Denver International Airport to St. Malo Retreat Center Departing DIA at 12:00 pm (noon) Monday, February 16 St. Malo Retreat Center to Denver International Airport

Arriving at DIA at 2:15 pm A ground transportation form will be sent to attendees in January. The roundtrip cost for this ground transportation is $40 per person. Questions about Ground Transportation? Contact David Solin at dsolin@acrnet.org. We look forward to seeing you in February!

Renewing, New Members and Additions/Corrections to the Directory (not the entire list of members—see the directory at our web site for that list): New and renewing members may send applications to Immediate Past President, Shirley Cochran at 2897 Liberty Bell Lane, Reynoldsburg OH 43068.  Contact Shirley for membership applications.  A membership application can be sent electronically for your convenience or you can download it from the OMA website www.mediateohio.org If there is a correction or an addition, please let Shirley know but only you can correct the directory on the website.  If you have misplaced your membership number and password, please contact Marra Fink for assistance.

New or renewed memberships since the last newsletter:

Antioch University McGregor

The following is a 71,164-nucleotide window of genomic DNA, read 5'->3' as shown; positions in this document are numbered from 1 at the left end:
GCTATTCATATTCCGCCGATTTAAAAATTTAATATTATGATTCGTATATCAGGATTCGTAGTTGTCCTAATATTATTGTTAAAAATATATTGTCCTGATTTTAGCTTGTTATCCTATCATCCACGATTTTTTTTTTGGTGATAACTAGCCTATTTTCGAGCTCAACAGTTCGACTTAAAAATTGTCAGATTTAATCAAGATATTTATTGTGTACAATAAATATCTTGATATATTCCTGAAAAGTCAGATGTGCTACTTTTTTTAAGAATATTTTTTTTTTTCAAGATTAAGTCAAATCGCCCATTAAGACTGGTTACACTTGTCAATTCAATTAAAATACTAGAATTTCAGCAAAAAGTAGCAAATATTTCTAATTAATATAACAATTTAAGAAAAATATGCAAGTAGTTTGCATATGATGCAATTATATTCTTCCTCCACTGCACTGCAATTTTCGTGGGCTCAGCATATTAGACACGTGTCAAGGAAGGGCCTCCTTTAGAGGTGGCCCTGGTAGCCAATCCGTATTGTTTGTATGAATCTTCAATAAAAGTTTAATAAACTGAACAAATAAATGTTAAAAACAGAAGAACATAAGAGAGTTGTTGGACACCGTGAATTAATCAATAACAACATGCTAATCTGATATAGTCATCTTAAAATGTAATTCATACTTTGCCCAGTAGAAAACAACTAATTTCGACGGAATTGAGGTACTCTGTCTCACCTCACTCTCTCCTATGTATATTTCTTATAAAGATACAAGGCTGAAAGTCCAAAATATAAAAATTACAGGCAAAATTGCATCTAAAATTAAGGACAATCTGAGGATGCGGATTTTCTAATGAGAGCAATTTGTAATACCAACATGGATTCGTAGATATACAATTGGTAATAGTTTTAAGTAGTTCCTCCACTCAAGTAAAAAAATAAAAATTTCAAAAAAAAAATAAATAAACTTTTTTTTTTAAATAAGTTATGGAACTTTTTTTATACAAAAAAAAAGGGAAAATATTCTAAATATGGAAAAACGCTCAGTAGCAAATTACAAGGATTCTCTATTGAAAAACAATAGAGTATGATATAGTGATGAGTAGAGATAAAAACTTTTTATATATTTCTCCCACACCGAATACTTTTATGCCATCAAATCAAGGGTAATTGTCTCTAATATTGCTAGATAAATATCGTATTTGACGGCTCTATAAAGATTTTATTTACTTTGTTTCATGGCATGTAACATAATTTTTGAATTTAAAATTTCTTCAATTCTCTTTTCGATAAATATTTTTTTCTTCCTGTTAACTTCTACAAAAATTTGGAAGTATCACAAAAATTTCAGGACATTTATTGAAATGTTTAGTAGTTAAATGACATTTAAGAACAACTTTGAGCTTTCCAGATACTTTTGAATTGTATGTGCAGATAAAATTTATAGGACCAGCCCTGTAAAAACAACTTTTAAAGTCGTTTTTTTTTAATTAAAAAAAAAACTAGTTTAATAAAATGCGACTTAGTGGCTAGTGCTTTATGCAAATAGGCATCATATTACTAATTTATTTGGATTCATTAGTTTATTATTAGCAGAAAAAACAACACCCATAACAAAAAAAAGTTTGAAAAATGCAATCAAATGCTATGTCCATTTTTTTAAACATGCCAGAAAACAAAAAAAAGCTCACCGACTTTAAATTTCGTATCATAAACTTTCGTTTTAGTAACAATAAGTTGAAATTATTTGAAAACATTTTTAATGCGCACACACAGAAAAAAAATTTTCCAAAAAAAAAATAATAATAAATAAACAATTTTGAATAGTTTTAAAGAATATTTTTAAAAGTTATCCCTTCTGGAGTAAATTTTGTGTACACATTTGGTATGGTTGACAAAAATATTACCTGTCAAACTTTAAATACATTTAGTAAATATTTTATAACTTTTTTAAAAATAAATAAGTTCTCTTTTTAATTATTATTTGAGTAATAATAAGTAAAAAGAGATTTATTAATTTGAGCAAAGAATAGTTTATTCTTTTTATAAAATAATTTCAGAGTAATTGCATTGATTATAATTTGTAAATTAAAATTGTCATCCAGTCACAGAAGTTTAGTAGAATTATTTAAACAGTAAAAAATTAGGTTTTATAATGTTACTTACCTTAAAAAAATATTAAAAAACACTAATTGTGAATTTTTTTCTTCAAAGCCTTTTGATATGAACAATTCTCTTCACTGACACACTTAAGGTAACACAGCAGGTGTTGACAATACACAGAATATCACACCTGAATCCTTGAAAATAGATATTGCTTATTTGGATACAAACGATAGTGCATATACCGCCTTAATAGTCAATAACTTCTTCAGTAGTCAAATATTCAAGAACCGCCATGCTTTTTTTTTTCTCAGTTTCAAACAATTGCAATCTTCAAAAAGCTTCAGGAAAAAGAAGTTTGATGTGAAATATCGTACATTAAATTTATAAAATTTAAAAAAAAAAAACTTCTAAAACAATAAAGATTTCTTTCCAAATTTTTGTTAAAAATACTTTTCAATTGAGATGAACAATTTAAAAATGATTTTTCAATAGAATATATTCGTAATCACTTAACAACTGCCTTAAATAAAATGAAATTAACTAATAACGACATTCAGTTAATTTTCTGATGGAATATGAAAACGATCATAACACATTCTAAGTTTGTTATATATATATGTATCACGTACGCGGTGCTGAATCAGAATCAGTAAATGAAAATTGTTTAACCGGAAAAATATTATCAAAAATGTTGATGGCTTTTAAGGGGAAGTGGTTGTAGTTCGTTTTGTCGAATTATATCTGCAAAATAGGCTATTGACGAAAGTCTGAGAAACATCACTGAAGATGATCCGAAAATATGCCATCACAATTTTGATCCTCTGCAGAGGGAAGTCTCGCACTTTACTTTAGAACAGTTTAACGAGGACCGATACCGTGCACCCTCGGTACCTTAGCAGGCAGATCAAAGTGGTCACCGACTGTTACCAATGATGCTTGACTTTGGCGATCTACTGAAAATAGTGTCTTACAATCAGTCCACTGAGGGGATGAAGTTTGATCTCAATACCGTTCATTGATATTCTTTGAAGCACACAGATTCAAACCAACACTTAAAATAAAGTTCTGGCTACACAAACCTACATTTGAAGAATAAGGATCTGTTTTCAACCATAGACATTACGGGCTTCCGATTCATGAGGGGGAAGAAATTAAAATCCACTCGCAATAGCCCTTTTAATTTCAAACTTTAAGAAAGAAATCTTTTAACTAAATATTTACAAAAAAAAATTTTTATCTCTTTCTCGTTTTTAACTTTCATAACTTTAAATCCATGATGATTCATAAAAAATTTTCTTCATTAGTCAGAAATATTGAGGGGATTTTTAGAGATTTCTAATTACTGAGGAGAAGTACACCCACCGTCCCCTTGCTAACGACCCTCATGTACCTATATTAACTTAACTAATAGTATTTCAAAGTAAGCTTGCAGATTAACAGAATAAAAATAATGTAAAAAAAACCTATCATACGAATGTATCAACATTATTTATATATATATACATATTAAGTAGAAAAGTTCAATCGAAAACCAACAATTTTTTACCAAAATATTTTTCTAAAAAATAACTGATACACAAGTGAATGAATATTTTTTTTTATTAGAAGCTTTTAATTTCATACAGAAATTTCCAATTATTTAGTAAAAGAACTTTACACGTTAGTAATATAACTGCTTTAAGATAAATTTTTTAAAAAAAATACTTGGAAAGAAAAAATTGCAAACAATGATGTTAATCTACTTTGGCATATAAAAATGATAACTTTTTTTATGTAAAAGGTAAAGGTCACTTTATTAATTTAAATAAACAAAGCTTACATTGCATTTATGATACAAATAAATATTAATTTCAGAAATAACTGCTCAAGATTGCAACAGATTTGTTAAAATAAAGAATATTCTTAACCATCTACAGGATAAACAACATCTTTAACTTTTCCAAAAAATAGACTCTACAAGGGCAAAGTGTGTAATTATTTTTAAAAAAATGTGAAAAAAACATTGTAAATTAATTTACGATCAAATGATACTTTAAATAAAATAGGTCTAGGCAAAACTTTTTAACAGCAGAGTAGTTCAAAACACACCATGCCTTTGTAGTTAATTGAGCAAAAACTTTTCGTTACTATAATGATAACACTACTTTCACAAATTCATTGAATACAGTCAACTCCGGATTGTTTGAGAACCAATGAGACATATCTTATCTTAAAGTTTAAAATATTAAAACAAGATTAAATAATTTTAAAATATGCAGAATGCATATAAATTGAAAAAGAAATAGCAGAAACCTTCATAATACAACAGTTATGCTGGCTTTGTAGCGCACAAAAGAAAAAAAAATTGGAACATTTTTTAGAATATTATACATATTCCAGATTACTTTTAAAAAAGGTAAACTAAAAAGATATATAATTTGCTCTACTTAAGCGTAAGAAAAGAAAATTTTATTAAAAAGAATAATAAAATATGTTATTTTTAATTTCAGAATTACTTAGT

Dr. Richard McGuigan Conflict Analysis & Engagement Dept.
900 Dayton Street
Yellow Springs OH 45387 (937) 769-1809
Fax: (937) 769-1807
rmcguigan@antioch.edu

Leslie Bowen
2302 Brisum Way
Hilliard OH 43026 (614) 771-6613
Leslie.bowen@sbcglobal.net

Mary Kay Crowder
334 E. Center Street
Marion OH 43302 (740) 802-2249
Fax: (740) 389-4335
mkcrowder@roadrunner.com

William D. Dowling, Esq.
Buckingham, Doolittle & Burroughs, LLP
3800 Embassy Parkway #300
Akron OH 44333 (330) 258-6502
Fax: (330) 252-5502
wdowling@bdblaw.com

Randy L. Fisher
2271 Teardrop Avenue
Columbus OH 43235-7172 (614) 459-2896
Fax: (614) 246-7185
Randyfisher@wideopenwest.com

Marissa L. Godby
1236 Constitution Drive
Independence KY 41051 (513) 621-1652
brandichase@yahoo.com

Lindsey N. Lilly
7475 Valley View Place #304